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This article is about the Eurasian Asteraceae species. For the North American Asteraceae genus, see Parthenium. For the band, see The Feverfew.
Scientific classification
Kingdom: Plantae
(unranked): Angiosperms
(unranked): Eudicots
(unranked): Asterids
Order: Asterales
Family: Asteraceae
Genus: Tanacetum
Species: T. parthenium
Binomial name
Tanacetum parthenium
(L.) Sch. Bip.

Feverfew (Tanacetum parthenium; syn. Chrysanthemum parthenium (L.) Pers., Pyrethrum parthenium Sm.) is a traditional medicinal herb which is found in many old gardens, and is also occasionally grown for ornament. The plant grows into a small bush up to around 46 cm (18 in) high with citrus-scented leaves, and is covered by flowers reminiscent of daisies. It spreads rapidly, and they will cover a wide area after a few years. It is also commonly seen in the literature by its synonyms, Chrysanthemum parthenium (L.) Bernh. and Pyrethrum parthenium (L.) Sm.

Feverfew was native to Eurasia; specifically the Balkan Peninsula, Anatolia and the Caucasus, but cultivation has spread it around the world and it is now also found in Europe, the Mediterranean, North America and Chile.[1]

Though its earliest medicinal use is unknown, it was documented in the first century (AD) as an anti-inflammatory by the Greek herbalist physician Dioscorides.[2]


The word "feverfew" derives from the Latin word febrifugia, meaning "fever reducer."[3] The plant has been used as a herbal treatment to reduce fever and to treat headaches, arthritis and digestive problems, though scientific evidence does not support anything beyond a placebo effect.[4][5][6]

The active ingredients in feverfew include parthenolide and tanetin. There has been some scientific interest in parthenolide, which has been shown to induce apoptosis in some cancer cell lines in vitro and potentially to target cancer stem cells.[7][8][9] There are no published studies of parthenolide or feverfew in humans with cancer. The parthenolide content of commercially available feverfew supplements varies substantially, by over 40-fold, despite labeling claims of "standardization". A study found that the actual parthenolide content of these supplements bore little resemblance to the content claimed on the product label.[10]

Long-term use of feverfew followed by abrupt discontinuation may induce a withdrawal syndrome featuring rebound headaches and muscle and joint pains.[3] Feverfew can cause allergic reactions, including contact dermatitis.[11] Other side effects have included gastrointestinal upset such as nausea, vomiting, abdominal pain, diarrhea, and flatulence. When the herb is chewed or taken orally it can cause mouth ulcers and swelling and numbness of the mouth.[3]

Feverfew should not be taken by pregnant women.[12] It may interact with blood thinners and increase the risk of bleeding, and may also interact with a variety of medications metabolized by the liver.[3]


A perennial herb, which should be planted in full sun, 38–46 cm (15–18 in) apart and grows up to 61 cm (24 in) tall. It is hardy to USDA zone 5 (−30 °C (−22 °F)) and should be cut back to the ground in the autumn. Outside of its native range it can become an invasive weed.


  1. Jeffrey C (2001). "Tanacetum parthenium". Mansfeld's World Database of Agricultural and Horticultural Crops.,mf_use,source,taxid,akzname:mf,,volksnam,32354,Tanacetum%20parthenium.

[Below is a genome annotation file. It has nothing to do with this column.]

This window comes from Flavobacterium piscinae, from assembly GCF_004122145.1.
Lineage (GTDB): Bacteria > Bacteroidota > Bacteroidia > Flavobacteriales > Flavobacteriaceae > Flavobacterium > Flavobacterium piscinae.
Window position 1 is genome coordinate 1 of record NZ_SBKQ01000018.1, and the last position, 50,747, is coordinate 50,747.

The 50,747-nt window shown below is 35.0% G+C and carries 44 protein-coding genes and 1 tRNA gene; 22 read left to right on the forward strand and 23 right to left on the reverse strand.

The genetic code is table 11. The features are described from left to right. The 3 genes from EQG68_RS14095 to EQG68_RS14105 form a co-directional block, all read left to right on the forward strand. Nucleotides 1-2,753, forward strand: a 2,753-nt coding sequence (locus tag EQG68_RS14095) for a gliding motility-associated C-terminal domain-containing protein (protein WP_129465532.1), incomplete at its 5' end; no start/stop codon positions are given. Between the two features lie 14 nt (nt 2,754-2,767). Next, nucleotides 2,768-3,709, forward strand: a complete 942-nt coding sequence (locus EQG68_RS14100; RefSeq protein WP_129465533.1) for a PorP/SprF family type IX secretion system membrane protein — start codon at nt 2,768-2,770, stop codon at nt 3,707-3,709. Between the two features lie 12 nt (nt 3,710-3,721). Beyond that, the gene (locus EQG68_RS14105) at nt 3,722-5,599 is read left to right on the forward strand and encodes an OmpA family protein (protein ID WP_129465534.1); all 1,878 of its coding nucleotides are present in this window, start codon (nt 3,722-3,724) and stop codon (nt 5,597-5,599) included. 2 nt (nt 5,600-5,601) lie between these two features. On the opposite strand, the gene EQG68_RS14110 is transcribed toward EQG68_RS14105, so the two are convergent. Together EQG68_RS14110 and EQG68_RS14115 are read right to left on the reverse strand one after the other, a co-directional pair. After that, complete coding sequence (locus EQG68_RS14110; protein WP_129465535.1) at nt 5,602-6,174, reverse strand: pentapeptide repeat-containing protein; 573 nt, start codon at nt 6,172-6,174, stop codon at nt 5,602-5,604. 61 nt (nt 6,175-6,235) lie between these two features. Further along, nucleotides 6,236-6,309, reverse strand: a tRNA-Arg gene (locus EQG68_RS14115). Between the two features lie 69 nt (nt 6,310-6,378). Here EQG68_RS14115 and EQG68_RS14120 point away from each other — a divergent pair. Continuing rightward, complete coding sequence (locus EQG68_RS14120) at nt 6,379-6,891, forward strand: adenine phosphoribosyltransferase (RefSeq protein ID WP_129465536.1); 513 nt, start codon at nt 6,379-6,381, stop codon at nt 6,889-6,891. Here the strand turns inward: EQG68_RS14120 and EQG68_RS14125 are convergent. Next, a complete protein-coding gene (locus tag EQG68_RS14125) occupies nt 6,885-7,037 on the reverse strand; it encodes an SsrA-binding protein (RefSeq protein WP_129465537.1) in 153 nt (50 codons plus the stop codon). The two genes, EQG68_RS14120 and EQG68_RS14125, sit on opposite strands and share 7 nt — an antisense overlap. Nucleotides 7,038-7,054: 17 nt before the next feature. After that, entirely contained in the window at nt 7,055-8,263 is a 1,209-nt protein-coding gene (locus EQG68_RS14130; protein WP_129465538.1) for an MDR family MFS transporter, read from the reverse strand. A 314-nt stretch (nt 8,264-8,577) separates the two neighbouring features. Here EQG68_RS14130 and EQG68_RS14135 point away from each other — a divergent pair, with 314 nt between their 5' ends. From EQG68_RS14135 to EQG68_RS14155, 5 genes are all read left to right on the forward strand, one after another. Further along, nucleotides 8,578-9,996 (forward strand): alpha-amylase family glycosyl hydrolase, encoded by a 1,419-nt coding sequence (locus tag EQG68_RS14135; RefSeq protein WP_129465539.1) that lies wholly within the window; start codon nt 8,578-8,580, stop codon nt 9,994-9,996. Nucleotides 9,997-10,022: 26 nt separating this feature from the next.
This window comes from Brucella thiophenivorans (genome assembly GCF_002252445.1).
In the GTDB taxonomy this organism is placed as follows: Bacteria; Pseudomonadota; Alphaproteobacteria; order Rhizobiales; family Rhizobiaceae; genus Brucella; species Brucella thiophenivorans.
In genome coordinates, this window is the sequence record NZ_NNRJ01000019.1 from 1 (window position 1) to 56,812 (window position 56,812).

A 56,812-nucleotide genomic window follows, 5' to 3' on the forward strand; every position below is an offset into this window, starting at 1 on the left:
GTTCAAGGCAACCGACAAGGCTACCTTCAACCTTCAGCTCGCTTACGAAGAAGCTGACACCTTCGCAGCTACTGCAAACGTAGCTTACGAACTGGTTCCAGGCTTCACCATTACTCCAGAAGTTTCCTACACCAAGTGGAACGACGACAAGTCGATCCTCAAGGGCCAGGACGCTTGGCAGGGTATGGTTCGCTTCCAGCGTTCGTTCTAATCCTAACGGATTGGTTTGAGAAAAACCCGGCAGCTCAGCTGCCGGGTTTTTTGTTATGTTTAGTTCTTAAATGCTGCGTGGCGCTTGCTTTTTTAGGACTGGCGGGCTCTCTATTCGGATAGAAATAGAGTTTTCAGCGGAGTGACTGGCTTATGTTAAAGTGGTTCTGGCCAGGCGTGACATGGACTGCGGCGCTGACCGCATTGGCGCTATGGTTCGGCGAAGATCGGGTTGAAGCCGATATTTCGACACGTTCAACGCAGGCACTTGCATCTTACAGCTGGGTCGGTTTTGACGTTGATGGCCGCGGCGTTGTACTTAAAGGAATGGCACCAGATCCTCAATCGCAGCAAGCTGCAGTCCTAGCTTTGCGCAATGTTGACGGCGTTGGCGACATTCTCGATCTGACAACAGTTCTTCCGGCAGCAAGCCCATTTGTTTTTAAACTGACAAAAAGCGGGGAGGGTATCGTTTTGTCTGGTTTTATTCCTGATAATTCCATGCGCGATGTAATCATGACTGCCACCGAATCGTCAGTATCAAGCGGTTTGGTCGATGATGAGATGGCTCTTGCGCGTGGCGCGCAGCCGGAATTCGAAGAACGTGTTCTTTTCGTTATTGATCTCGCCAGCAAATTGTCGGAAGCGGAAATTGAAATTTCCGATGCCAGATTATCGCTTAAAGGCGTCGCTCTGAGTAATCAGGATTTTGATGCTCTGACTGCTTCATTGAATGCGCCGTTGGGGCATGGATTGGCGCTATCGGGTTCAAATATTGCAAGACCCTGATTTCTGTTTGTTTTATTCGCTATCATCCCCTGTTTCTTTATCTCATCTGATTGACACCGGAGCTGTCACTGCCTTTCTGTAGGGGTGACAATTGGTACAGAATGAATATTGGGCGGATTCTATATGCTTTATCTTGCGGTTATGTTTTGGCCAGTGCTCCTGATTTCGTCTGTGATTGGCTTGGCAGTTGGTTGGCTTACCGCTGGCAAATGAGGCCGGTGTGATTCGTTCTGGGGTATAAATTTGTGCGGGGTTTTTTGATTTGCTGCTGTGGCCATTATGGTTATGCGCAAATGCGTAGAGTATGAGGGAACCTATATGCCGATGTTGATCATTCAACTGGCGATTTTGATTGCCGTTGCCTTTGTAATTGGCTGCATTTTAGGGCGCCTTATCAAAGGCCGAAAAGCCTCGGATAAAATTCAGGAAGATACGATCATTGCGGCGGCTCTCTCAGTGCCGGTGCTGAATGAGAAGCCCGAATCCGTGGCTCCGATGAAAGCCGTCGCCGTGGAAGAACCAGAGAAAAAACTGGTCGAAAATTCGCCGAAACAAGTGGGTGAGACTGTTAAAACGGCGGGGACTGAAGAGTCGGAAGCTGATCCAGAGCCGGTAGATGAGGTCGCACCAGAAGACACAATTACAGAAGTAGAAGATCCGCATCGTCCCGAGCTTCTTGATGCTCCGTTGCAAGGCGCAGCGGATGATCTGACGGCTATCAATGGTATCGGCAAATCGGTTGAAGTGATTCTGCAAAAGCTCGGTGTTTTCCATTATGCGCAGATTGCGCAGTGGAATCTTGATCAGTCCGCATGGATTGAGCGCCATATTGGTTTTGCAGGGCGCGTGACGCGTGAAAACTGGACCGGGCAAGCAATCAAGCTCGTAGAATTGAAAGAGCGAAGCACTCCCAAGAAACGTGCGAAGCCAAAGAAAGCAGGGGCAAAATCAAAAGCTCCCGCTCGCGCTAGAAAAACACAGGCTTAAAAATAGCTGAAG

2. Government of Saskatchewan: Agricultural (Herbs and Spices) Feverfew Information [Web Article]. Retrieved : 06/01/2012
  3. 3.0 3.1 3.2 3.3 "Feverfew". University of Maryland. Retrieved October 6, 2011. 
  4. Pittler, MH; Ernst, E (2004). Pittler, Max H. ed. "Feverfew for preventing migraine". Cochrane Database of Systematic Reviews (1): CD002286. doi:10.1002/14651858.CD002286.pub2. PMID 14973986. 
  5. "Feverfew". National Center for Complementary and Alternative Medicine. July 2010. Retrieved October 6, 2011. 
  6. Pareek A, Suthar M, Rathore GS, Bansal V (January 2011). "Feverfew (Tanacetum parthenium L.): A systematic review". Pharmacogn Rev 5 (9): 103–10. doi:10.4103/0973-7847.79105. PMID 22096324. 
  7. Guzman ML, Rossi RM, Karnischky L, et al. (June 2005). "The sesquiterpene lactone parthenolide induces apoptosis of human acute myelogenous leukemia stem and progenitor cells". Blood 105 (11): 4163–9. doi:10.1182/blood-2004-10-4135. PMID 15687234. PMC 1895029. 
  8. Guzman ML, Jordan CT (September 2005). "Feverfew: weeding out the root of leukaemia". Expert Opin Biol Ther 5 (9): 1147–52. doi:10.1517/14712598.5.9.1147. PMID 16120045. 
  9. Lesiak K, Koprowska K, Zalesna I, Nejc D, Düchler M, Czyz M (February 2010). "Parthenolide, a sesquiterpene lactone from the medical herb feverfew, shows anticancer activity against human melanoma cells in vitro". Melanoma Res. 20 (1): 21–34. doi:10.1097/CMR.0b013e328333bbe4. PMID 19949351. 
  10. Draves AH, Walker SE (2004). "Parthenolide content of Canadian commercial feverfew preparations: Label claims are misleading in most cases" (PDF). Canadian Pharmacists Journal 136 (10): 23–30. 
  11. PMID 18021604 (PubMed)
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  12. Yao M, Ritchie HE, Brown-Woodman PD (November 2006). "A reproductive screening test of feverfew: is a full reproductive study warranted?". Reprod. Toxicol. 22 (4): 688–93. doi:10.1016/j.reprotox.2006.04.014. PMID 16781113. 

External links


da:Matremet:Lõhnav neitsikummelfa:بابونه گاویid:Tanacetum partheniumhu:Őszi margitvirág ja:ナツシロギク ro:Spilcuță qu:Santa Mariya (yura) sk:Rimbaba obyčajná fi:Reunuspietaryrtti sv:Mattram vec:Maresina zh:短舌匹菊